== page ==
Tibet (MNN) — Tibetan society's identity with Buddhism has been compared with the situation of the Amish in Pennsylvania. A Pioneers member recently noted that infiltrating Tibetan society with the Gospel is akin to setting up a Tantric Tibetan monastery in an Amish village.
In other words, there are significant walls to climb.
Pioneers has begun scaling those walls, however, with the help of one vital project. The Trel'wa Project is a groundbreaking effort to reach the more than 140,000 Tibetans living in exile in South Asia. Ninety-five percent of the seven million Tibetans around the world remain unreached.
The unique media aspect and familial approach of the Trel'wa Project are what seem to have gained it entry into Tibetan society. Print, web, audio and visual media are used to address issues in Tibetan family life.
Family is a central value in Tibetan culture, yet one Pioneer says a frequent concern of the people is this: "We don't know what to do with our young people." The Trel'wa Project has been able to step in and provide answers from a biblical viewpoint.
Since the last update on this project two months ago, parents have consistently hailed the program as "useful" and "deep" — words that respectively refer to primary value and worthy religious teaching in Tibetan society.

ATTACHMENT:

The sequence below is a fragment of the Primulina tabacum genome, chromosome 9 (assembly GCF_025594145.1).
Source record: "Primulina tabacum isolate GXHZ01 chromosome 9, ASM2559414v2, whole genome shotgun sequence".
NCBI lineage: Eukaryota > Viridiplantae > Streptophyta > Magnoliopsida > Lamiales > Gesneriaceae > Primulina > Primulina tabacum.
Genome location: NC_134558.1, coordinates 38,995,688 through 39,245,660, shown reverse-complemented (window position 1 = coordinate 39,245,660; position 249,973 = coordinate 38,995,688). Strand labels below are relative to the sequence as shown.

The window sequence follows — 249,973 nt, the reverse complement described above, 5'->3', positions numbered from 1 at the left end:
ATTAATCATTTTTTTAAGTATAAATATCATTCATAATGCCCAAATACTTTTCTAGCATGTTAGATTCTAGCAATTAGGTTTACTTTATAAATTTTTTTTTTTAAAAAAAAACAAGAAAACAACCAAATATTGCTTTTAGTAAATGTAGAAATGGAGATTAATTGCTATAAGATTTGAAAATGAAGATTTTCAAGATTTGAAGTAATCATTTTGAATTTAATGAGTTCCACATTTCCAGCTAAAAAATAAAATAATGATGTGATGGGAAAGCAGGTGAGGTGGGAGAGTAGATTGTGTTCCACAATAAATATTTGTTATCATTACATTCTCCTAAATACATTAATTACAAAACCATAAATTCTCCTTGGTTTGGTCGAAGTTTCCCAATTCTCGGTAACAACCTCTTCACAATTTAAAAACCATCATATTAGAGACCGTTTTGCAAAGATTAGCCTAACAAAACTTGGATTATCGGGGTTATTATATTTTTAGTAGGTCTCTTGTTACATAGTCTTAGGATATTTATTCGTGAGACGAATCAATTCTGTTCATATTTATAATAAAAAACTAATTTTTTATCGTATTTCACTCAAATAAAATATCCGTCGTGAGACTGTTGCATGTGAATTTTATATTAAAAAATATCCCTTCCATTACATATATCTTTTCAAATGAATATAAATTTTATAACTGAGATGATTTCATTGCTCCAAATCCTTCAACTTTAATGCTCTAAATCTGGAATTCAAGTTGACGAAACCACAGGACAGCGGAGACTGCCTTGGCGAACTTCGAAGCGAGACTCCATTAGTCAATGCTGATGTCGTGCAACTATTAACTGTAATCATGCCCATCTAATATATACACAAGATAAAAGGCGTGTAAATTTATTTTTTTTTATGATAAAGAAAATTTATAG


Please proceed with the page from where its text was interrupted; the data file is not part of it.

As entire communities discuss the biblically-based principles taught regarding family life, those seeking to know more are connected with local workers who guide them to the Gospel.
Although the process is slow, the program is clearly infiltrating some hearts and drawing interest. The local refugee camp leader, who denied more than 80 percent of Pioneers' community development efforts in the past, has engaged at a level of personal risk in the Trel'wa Project to address these important family issues.
The concepts of Christ and Christianity may be foreign, but doors are opening for the Gospel. Pray that the Lord would continue to use this project to help families, that they might see the eternal value of a family rooted in Christ.
It's only $22 to reach about 50 Tibetans. To help with this project, click here.